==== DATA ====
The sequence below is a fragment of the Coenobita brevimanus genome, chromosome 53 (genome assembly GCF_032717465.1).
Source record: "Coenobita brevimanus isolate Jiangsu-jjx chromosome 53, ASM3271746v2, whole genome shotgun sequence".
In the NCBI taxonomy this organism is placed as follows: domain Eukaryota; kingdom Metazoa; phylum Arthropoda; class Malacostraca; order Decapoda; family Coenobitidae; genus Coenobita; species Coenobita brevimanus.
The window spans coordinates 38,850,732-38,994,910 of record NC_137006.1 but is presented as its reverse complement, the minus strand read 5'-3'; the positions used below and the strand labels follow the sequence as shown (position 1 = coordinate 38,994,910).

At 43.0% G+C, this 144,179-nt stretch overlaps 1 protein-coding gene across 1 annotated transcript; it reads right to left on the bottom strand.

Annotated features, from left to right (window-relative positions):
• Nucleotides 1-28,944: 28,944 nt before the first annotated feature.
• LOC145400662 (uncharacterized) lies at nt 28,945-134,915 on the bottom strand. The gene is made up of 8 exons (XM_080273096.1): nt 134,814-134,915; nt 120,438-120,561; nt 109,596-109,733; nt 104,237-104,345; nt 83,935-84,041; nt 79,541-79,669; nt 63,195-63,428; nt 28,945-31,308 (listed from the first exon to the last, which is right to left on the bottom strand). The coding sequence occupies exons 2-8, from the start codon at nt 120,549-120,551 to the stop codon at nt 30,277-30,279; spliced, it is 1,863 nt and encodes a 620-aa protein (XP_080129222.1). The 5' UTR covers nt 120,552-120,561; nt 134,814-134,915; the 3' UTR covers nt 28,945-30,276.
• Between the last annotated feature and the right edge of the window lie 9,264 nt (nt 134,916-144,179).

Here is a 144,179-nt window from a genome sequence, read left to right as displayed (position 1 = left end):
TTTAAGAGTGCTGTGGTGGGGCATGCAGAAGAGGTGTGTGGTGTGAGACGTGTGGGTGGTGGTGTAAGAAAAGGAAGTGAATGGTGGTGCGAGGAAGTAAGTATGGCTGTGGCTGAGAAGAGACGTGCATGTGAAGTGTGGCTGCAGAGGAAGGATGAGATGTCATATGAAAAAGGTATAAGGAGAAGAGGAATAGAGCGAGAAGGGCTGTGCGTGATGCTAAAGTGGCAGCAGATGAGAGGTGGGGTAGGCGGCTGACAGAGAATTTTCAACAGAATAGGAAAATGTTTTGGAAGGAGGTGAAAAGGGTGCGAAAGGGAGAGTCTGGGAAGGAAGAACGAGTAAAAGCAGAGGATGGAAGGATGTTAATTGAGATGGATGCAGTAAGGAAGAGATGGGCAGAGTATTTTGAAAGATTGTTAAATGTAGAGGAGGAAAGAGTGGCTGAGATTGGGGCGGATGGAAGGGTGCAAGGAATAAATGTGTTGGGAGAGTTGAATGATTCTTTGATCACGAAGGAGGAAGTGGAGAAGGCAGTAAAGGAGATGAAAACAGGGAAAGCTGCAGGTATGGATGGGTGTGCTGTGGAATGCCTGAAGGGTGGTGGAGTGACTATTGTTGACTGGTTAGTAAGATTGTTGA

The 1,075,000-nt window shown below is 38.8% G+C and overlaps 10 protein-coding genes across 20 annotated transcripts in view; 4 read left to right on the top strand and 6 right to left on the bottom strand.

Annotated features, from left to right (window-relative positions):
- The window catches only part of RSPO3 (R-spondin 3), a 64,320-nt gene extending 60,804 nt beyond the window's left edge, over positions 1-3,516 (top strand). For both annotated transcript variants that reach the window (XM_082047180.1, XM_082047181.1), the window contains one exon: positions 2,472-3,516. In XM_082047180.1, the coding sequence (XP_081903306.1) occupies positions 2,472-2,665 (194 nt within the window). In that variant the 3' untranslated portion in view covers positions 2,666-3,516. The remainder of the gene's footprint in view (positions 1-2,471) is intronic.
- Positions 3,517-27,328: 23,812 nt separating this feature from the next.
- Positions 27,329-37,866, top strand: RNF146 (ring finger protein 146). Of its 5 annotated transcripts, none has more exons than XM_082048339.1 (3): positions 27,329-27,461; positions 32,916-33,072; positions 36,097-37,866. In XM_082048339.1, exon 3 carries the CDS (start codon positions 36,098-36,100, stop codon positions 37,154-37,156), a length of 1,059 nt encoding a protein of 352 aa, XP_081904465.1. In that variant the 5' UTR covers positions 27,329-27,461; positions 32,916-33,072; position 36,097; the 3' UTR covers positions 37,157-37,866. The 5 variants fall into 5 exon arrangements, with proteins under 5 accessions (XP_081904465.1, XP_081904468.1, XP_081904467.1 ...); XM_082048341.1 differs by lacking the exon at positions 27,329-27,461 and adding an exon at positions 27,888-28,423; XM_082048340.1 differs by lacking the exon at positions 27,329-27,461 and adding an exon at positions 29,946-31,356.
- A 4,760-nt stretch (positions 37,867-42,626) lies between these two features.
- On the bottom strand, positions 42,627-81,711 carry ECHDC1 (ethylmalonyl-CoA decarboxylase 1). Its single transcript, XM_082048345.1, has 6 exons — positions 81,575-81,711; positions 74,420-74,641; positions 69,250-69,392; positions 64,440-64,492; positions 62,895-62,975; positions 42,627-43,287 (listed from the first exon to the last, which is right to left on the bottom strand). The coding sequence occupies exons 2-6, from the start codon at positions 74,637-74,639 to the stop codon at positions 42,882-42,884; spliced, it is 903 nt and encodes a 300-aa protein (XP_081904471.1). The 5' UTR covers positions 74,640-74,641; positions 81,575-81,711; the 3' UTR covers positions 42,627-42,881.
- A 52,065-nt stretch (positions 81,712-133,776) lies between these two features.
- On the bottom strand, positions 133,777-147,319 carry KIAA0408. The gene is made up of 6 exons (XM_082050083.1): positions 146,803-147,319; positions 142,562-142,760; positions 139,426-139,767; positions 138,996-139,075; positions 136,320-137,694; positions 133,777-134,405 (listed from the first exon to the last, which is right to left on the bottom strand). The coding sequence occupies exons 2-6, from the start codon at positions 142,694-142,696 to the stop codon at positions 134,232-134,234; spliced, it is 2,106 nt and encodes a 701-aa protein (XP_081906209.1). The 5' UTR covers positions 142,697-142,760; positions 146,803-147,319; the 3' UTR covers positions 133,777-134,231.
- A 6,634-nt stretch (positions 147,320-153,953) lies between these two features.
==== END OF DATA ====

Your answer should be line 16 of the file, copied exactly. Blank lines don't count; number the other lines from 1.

- Positions 27,329-37,866, top strand: RNF146 (ring finger protein 146). Of its 5 annotated transcripts, none has more exons than XM_082048339.1 (3): positions 27,329-27,461; positions 32,916-33,072; positions 36,097-37,866. In XM_082048339.1, exon 3 carries the CDS (start codon positions 36,098-36,100, stop codon positions 37,154-37,156), a length of 1,059 nt encoding a protein of 352 aa, XP_081904465.1. In that variant the 5' UTR covers positions 27,329-27,461; positions 32,916-33,072; position 36,097; the 3' UTR covers positions 37,157-37,866. The 5 variants fall into 5 exon arrangements, with proteins under 5 accessions (XP_081904465.1, XP_081904468.1, XP_081904467.1 ...); XM_082048341.1 differs by lacking the exon at positions 27,329-27,461 and adding an exon at positions 27,888-28,423; XM_082048340.1 differs by lacking the exon at positions 27,329-27,461 and adding an exon at positions 29,946-31,356.